Dij = [(M1i - M1j)2 + (M2i - M2j)2 ] 1/2
in which i and j indicate two different vowels while M1 is F1 frequency in mel.
Figure 2: Superimposed F1/F2 (in mel) vowel spaces of American English and Korean female speakers normalized. Filled circles are vowel points of the Korean females.
We compared perceptual distances of Korean males with those of female speakers. Korean male Dia is 560 mel but that of the Korean female vowels is 654 mel. Korean male Dua is 416 mel while that of the female group is 603 mel. This suggests that the Korean female speakers produced vowels with a wider range of jaw movement than the male speakers since F1 tends to increase if the jaw moves down. Since there is a great gender difference in the vowel spaces we will compare the male and female groups separately.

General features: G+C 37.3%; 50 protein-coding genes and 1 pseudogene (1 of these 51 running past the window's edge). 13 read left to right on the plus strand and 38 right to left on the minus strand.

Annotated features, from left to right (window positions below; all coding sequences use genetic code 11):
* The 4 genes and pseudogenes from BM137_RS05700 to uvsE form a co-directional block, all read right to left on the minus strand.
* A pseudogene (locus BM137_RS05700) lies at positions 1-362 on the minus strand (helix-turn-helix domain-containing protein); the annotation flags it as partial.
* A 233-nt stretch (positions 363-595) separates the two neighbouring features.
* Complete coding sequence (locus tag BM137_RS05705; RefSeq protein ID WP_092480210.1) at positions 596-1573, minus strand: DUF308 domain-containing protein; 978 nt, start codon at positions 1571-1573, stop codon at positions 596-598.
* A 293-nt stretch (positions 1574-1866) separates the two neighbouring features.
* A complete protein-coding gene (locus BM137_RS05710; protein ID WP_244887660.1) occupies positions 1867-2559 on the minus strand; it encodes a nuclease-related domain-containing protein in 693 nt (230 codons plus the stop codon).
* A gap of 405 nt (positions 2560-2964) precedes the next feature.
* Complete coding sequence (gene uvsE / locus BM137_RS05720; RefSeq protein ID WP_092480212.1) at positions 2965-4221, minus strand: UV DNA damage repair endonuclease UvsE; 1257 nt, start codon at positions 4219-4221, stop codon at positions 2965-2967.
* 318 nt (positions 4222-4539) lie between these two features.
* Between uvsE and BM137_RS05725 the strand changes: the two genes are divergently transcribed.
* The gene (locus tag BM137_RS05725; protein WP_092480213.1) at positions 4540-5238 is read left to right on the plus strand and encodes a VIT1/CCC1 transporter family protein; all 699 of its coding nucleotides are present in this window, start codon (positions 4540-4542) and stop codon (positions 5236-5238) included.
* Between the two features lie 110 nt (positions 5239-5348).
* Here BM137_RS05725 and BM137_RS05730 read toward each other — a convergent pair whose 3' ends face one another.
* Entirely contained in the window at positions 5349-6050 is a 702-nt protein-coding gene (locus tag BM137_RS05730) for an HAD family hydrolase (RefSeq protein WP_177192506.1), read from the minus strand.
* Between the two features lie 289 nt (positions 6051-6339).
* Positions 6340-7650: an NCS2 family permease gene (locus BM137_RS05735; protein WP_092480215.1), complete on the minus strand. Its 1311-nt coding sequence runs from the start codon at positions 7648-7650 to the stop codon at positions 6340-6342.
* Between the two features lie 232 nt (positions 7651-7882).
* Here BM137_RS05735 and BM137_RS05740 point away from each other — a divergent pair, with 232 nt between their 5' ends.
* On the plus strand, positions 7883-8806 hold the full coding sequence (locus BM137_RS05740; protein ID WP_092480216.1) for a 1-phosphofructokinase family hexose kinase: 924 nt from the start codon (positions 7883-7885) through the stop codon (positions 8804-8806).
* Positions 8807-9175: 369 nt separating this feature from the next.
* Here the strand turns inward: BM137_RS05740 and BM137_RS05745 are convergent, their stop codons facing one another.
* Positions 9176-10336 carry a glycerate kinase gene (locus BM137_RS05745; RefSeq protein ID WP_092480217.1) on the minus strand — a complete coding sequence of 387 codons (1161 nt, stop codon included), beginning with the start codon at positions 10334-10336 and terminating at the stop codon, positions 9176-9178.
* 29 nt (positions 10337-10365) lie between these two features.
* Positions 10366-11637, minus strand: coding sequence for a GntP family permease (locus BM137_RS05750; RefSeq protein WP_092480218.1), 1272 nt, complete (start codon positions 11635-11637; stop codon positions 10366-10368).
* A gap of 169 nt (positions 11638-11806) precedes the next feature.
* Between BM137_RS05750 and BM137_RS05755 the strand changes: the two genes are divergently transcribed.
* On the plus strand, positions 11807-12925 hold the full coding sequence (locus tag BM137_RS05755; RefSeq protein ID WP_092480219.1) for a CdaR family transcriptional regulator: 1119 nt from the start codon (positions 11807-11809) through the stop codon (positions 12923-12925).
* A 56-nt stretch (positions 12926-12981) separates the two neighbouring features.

The normalized vowel spaces of American English and Korean differ from each other. In Figs. 1 and 2, the Korean vowel space appears wedge-shaped with [i, a, u] at the corners; the American English vowel space looks more rectangular with [i, u, ae A] at the corners. The Korean vowel space shows an expansion of high vowels while the English vowel space shows an expansion of the low vowels. Korean female [e] and [E] are close together, suggesting that Korean female speakers might not make a distinction between these vowels.